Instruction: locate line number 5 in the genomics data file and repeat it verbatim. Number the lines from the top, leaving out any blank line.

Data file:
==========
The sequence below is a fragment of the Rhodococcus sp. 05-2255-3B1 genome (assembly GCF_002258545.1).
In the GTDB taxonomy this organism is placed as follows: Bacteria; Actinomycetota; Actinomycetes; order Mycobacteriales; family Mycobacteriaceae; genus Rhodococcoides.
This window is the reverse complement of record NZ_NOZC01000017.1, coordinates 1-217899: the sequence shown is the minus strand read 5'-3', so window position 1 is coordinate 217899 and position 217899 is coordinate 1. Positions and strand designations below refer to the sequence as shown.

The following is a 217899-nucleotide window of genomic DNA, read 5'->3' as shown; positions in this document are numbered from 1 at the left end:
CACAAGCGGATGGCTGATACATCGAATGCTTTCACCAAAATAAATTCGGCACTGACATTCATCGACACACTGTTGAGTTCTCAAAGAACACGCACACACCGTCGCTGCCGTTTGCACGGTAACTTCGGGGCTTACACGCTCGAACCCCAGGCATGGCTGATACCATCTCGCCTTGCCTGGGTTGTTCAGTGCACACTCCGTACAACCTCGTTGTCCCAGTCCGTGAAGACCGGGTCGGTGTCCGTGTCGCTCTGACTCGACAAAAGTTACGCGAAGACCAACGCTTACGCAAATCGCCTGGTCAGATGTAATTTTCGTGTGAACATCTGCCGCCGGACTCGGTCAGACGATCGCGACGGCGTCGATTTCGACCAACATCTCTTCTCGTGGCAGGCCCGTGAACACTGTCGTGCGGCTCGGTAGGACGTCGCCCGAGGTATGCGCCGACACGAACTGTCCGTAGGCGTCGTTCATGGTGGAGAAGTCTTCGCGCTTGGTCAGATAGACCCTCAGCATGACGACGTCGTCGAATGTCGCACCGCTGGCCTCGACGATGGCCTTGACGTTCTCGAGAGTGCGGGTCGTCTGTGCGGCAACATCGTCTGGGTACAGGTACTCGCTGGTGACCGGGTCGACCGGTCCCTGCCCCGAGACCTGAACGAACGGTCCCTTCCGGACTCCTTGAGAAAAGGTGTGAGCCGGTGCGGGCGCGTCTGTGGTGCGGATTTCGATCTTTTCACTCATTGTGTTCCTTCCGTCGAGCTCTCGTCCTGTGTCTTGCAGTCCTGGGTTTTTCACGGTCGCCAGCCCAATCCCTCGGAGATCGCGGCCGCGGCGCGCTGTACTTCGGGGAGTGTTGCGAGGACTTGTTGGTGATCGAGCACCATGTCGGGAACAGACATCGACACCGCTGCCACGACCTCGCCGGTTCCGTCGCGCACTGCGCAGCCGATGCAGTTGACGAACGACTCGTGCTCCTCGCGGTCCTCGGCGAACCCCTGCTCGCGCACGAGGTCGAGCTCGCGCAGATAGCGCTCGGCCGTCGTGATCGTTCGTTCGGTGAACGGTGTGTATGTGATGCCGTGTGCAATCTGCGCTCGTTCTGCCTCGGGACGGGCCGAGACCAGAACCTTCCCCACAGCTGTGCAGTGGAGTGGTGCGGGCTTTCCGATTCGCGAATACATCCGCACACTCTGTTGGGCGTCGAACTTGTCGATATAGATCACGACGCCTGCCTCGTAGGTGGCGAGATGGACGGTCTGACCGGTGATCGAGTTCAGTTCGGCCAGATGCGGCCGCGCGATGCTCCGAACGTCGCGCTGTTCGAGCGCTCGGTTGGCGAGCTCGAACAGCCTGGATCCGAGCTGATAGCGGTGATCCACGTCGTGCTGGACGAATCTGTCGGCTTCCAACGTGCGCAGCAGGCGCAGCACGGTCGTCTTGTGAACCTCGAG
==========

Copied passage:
CACAAGCGGATGGCTGATACATCGAATGCTTTCACCAAAATAAATTCGGCACTGACATTCATCGACACACTGTTGAGTTCTCAAAGAACACGCACACACCGTCGCTGCCGTTTGCACGGTAACTTCGGGGCTTACACGCTCGAACCCCAGGCATGGCTGATACCATCTCGCCTTGCCTGGGTTGTTCAGTGCACACTCCGTACAACCTCGTTGTCCCAGTCCGTGAAGACCGGGTCGGTGTCCGTGTCGCTCTGACTCGACAAAAGTTACGCGAAGACCAACGCTTACGCAAATCGCCTGGTCAGATGTAATTTTCGTGTGAACATCTGCCGCCGGACTCGGTCAGACGATCGCGACGGCGTCGATTTCGACCAACATCTCTTCTCGTGGCAGGCCCGTGAACACTGTCGTGCGGCTCGGTAGGACGTCGCCCGAGGTATGCGCCGACACGAACTGTCCGTAGGCGTCGTTCATGGTGGAGAAGTCTTCGCGCTTGGTCAGATAGACCCTCAGCATGACGACGTCGTCGAATGTCGCACCGCTGGCCTCGACGATGGCCTTGACGTTCTCGAGAGTGCGGGTCGTCTGTGCGGCAACATCGTCTGGGTACAGGTACTCGCTGGTGACCGGGTCGACCGGTCCCTGCCCCGAGACCTGAACGAACGGTCCCTTCCGGACTCCTTGAGAAAAGGTGTGAGCCGGTGCGGGCGCGTCTGTGGTGCGGATTTCGATCTTTTCACTCATTGTGTTCCTTCCGTCGAGCTCTCGTCCTGTGTCTTGCAGTCCTGGGTTTTTCACGGTCGCCAGCCCAATCCCTCGGAGATCGCGGCCGCGGCGCGCTGTACTTCGGGGAGTGTTGCGAGGACTTGTTGGTGATCGAGCACCATGTCGGGAACAGACATCGACACCGCTGCCACGACCTCGCCGGTTCCGTCGCGCACTGCGCAGCCGATGCAGTTGACGAACGACTCGTGCTCCTCGCGGTCCTCGGCGAACCCCTGCTCGCGCACGAGGTCGAGCTCGCGCAGATAGCGCTCGGCCGTCGTGATCGTTCGTTCGGTGAACGGTGTGTATGTGATGCCGTGTGCAATCTGCGCTCGTTCTGCCTCGGGACGGGCCGAGACCAGAACCTTCCCCACAGCTGTGCAGTGGAGTGGTGCGGGCTTTCCGATTCGCGAATACATCCGCACACTCTGTTGGGCGTCGAACTTGTCGATATAGATCACGACGCCTGCCTCGTAGGTGGCGAGATGGACGGTCTGACCGGTGATCGAGTTCAGTTCGGCCAGATGCGGCCGCGCGATGCTCCGAACGTCGCGCTGTTCGAGCGCTCGGTTGGCGAGCTCGAACAGCCTGGATCCGAGCTGATAGCGGTGATCCACGTCGTGCTGGACGAATCTGTCGGCTTCCAACGTGCGCAGCAGGCGCAGCACGGTCGTCTTGTGAACCTCGAG